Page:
What happened to Thalidomide babies?
Summary of story from BBC News, November 8, 2011
In November 1961, a newspaper reported that Thalidomide, a sedative drug commonly used by pregnant women to ease morning sickness, was responsible for a spate of disabled babies born in Germany after 1958.
On November 26 the drug’s producer, Chemie Gruenenthal, withdrew all products containing Thalidomide from what had been very lucrative, over-the-counter sales.
A few days later, Thalidomide’s British licensee, Distillers, followed suit in the UK. But by then, the damage was done.
In Germany alone, 10,000 babies were born affected by Thalidomide. Many were too damaged to survive for long.
And the drug didn’t disappear – medical researchers discovered it could be extremely effective in certain treatments.
In Brazil, where the drug has been widely used in treating certain leprosy symptoms, there is now another, younger generation of about 800 disabled Thalidomide survivors.
In recent years, around 470 UK survivors have won concessions from the government, the tax authorities and Distillers’ successor company, which has boosted current average compensation pay-outs in the UK to around £40,000 a year.
But elsewhere, survivors still get nothing, or very little.
Of today’s 6,000 estimated survivors around the world, nearly half fall under the compensation deal in Germany, which currently provides a yearly maximum of about £11,840, not enough to cover the needs of those with multiple limb deficiencies.
While campaigns for higher compensation rates are progressing, it has been suggested that things could change dramatically if proof is found that it was not Chemie Gruenenthal which discovered Thalidomide, as has always been claimed, but scientists working for the Nazi regime.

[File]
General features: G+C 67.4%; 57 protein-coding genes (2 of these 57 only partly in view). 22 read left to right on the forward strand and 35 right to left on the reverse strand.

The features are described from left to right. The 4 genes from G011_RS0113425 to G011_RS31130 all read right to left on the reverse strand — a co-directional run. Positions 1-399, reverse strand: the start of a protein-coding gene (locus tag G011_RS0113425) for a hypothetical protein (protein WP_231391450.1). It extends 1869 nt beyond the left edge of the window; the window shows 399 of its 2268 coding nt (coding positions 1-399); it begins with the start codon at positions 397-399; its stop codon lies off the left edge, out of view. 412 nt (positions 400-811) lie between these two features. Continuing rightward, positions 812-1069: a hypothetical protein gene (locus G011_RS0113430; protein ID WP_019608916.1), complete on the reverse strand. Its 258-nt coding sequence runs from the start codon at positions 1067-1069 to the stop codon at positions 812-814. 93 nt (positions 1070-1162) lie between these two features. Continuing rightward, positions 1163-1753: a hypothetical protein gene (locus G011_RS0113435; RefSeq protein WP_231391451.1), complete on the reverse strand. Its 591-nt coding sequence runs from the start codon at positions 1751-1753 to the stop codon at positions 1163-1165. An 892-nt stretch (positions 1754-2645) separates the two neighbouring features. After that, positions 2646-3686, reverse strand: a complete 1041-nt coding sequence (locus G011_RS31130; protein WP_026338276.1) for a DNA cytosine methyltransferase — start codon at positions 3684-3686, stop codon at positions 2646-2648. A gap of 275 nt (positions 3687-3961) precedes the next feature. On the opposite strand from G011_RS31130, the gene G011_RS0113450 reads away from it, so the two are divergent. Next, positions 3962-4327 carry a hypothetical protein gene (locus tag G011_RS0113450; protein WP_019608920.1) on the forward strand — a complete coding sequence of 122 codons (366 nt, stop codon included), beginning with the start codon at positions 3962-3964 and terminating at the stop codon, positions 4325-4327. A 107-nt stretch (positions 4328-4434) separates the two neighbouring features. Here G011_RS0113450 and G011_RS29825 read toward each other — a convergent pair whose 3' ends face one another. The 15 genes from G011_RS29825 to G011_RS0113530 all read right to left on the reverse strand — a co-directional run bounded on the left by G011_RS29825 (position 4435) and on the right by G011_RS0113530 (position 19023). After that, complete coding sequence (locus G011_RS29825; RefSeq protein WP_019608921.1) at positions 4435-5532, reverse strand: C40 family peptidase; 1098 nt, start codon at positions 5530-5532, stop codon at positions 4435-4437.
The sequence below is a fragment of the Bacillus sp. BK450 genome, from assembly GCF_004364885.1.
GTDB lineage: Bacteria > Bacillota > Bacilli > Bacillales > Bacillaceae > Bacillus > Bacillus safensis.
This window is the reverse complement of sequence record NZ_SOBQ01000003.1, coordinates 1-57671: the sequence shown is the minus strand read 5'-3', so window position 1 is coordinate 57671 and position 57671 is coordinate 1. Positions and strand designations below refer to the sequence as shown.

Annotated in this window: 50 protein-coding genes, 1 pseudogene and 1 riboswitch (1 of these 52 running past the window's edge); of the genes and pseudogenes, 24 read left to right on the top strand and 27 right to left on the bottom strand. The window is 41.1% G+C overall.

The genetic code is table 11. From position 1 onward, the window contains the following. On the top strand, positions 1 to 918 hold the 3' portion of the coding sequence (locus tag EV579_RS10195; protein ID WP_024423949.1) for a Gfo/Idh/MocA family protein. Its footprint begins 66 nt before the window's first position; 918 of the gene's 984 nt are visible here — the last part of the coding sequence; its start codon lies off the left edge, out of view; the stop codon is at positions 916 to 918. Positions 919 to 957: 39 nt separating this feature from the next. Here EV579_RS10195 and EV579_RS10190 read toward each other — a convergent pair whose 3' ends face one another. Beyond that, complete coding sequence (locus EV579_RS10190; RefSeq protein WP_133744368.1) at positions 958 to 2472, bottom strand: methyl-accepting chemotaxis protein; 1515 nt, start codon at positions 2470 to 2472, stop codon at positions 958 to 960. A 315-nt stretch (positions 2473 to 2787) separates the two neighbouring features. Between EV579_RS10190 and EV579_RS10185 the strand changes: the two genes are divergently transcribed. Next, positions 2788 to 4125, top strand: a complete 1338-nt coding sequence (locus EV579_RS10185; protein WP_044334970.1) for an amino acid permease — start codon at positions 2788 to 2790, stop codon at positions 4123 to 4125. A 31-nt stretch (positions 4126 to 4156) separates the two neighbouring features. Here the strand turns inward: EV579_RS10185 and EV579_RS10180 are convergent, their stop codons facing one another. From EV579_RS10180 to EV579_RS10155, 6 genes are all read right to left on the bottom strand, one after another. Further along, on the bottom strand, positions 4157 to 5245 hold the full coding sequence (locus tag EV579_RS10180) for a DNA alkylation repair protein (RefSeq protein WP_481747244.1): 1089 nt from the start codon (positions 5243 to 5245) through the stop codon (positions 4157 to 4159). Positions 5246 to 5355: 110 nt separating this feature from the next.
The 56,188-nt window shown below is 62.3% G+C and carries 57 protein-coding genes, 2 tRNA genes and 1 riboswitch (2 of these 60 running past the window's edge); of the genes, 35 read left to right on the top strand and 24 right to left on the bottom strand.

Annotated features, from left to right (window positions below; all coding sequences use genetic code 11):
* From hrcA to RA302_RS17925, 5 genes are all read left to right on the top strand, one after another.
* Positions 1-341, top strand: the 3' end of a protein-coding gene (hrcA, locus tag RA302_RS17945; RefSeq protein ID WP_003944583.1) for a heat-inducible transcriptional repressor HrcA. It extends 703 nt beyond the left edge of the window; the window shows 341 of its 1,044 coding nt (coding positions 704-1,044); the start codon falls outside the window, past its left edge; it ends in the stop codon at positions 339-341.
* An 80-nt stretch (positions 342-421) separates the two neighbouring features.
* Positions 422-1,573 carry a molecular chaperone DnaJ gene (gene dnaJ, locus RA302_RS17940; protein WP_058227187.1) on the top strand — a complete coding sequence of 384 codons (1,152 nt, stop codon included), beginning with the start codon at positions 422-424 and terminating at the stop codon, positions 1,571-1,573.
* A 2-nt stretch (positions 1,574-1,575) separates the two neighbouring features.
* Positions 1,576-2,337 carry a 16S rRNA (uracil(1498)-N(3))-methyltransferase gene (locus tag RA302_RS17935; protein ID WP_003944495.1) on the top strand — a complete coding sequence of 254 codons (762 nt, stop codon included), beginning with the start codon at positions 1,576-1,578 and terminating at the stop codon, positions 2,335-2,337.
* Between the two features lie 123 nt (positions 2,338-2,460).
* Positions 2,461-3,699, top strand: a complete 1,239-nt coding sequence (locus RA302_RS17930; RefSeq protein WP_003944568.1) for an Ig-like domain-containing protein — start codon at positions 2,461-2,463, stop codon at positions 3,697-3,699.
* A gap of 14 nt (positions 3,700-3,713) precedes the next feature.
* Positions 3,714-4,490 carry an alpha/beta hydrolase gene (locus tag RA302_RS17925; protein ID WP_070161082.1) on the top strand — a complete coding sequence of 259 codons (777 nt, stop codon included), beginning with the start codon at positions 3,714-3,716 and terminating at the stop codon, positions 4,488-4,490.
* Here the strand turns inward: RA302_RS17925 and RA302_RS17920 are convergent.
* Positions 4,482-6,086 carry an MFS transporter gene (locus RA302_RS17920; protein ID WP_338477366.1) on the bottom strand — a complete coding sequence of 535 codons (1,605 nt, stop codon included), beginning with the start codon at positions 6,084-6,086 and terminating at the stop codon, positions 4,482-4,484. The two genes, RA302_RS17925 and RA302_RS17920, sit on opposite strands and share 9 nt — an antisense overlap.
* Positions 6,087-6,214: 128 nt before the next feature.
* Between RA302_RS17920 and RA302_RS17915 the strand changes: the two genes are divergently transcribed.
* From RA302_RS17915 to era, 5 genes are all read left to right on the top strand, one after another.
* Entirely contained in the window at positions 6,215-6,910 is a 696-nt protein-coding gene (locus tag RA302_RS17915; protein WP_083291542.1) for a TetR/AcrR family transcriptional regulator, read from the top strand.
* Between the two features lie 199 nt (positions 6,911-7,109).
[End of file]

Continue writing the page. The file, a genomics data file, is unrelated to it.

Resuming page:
Gruenenthal patented Thalidomide in the mid-1950s. But investigations in the past two years have confirmed that the German brand-name – Contergan – was owned by the French pharma-company, Rhone-Poulenc, during the early 1940s, when it was effectively under Nazi control.
It is also now becoming clear that Gruenenthal was part of a post-war network of German scientists and businessmen who had played leading roles during the Nazi era.
Immediately after the war, Gruenenthal employed Dr Heinrich Mueckter as its chief scientist, who was sought in Poland on charges of war crimes after conducting medical experiments in prison camps, during which hundreds of prisoners may have died.
Frederick Dove, who wrote this article, and who has been affected by Thalidomide, said: “On 26 November – 50 years on – we, the German survivors, will march, waddle, limp or roll in wheelchairs from the Brandenburg Gate to the Federal Chancellery in Berlin.
“To celebrate that we are still alive, and to remember those who never lived.”